Marxist efficiency

NOTE HXA7241 2012-06-24T11:24Z

Marx's famous slogan of communism, considered purely in itself, seems wholly consistent with the core of (neo-)classical economics, but leads to a much more general perspective.

“From each according to their ability, to each according to their need.”

This is actually an elegant statement of economic efficiency. It is just centered on the key fundamentals rather than some contingent approach.

Economic efficiency is about the best allocation of resources. And that is a function of both supply and demand: the value of something is not only how easy it is to get, but also how much we want it. And surely the primary, or most interesting, resource is what people do.

‘From each ...’ is saying: where resources are abundant we should use more of them. And ‘to each ...’ is saying: where resources are wanted we should use more of them. That is, we should use resources according to their supply and demand. This expresses the basic quasi-proportional relation of each component, and their optimal combination as being the overall aim.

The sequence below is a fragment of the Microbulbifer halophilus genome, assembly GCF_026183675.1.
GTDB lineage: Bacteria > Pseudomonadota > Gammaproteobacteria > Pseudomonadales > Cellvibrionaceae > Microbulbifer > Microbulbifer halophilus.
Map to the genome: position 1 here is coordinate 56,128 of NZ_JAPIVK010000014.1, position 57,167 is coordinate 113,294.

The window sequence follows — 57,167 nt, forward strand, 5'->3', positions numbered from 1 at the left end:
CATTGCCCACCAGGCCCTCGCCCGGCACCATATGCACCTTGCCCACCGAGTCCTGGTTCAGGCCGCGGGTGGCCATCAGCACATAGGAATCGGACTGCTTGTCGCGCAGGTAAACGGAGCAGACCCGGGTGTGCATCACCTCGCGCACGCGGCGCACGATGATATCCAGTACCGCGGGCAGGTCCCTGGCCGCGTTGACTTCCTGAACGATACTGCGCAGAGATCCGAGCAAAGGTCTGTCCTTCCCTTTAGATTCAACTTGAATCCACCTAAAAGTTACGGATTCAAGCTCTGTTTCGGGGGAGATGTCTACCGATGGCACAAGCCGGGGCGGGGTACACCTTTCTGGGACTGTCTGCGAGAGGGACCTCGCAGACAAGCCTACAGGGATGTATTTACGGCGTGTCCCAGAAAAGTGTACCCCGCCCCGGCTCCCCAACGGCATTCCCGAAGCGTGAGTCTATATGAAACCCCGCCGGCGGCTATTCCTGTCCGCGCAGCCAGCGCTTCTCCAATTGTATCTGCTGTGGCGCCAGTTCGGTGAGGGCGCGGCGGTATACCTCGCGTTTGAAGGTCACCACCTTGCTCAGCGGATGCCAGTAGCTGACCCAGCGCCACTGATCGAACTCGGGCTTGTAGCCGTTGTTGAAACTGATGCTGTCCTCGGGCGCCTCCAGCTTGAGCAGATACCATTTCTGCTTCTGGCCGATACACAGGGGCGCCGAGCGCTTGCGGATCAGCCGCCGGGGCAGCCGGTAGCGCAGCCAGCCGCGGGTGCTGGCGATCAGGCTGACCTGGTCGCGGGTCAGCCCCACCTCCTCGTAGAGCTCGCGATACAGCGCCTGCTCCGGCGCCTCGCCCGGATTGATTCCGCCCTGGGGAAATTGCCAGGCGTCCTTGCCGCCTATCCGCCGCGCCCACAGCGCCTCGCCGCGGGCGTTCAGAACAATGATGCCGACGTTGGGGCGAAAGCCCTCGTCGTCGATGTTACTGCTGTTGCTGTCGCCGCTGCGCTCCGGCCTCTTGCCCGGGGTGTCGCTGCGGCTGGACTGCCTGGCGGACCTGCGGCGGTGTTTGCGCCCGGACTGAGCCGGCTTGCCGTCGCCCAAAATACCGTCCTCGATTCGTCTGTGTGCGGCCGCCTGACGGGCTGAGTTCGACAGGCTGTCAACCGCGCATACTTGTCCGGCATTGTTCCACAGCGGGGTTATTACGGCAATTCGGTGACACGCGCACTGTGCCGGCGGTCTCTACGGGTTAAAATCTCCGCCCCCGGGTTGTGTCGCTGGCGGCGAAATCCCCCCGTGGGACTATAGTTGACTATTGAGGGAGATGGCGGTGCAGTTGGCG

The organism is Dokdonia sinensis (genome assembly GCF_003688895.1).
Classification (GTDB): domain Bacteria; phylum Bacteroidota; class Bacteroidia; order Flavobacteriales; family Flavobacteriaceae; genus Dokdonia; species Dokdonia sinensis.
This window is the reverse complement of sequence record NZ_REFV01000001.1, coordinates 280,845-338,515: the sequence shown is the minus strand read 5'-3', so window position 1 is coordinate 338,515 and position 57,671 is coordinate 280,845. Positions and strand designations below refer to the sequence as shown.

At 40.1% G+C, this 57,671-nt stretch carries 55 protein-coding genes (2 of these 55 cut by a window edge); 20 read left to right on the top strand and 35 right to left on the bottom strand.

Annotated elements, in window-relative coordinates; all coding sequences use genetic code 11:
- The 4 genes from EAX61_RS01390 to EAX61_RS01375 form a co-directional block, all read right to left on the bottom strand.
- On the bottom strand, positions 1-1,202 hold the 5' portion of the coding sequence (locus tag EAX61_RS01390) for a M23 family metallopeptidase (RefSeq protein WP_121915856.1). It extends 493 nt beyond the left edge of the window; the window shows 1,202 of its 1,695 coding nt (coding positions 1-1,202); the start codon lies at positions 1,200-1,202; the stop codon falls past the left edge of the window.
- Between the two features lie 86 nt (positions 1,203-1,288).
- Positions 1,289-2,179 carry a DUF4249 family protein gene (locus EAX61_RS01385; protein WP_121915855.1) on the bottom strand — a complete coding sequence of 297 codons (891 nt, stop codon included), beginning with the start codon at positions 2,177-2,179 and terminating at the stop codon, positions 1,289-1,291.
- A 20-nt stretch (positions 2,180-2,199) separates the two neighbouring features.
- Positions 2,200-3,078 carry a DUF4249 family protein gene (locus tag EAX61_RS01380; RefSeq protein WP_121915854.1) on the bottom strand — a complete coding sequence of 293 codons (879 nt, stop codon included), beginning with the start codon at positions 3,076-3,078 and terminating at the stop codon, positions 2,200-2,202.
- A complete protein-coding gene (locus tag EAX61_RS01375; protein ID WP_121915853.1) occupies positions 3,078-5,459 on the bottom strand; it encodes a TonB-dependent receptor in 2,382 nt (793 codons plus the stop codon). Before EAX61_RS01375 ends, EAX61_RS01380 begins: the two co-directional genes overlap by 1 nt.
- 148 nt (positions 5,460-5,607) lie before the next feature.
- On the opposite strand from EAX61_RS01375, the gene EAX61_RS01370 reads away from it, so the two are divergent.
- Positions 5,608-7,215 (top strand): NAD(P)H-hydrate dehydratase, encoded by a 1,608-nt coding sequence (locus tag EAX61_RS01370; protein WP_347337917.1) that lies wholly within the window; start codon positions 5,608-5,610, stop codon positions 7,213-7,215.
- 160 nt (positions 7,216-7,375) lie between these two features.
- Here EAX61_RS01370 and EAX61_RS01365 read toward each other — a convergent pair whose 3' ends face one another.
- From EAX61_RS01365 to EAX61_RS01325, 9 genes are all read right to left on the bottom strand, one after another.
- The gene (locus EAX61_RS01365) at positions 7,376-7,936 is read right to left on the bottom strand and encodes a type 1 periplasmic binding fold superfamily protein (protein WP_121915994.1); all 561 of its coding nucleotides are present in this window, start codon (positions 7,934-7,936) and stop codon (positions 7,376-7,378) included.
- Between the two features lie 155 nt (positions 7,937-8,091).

There is no implication that the giving is done by some and the receiving by others. ‘Each’ features on both sides: each has both ability and need, and both aspects are treated duly. Hence the real implication is more like one of trade: a fair exchange that is also positive-sum overall.

Neither is there any implication of other particular structures. It is just interaction between individuals, with no mention of any state or external hierarchy or control.

This is all exactly what a free-market is claimed, ideally, to be directed to. A normal conception of the free-market, though, is based on particular measures and mechanisms, and so rather prejudices the core intention. Money, property, etc. are just one particular way to implement the organisation of resources and value, and not the ends in themselves.

The value in the quote now is not that it leads to Marx, but that it leads away from any specific ideas at all, and instead toward thinking more freely about possibilities of economic systems.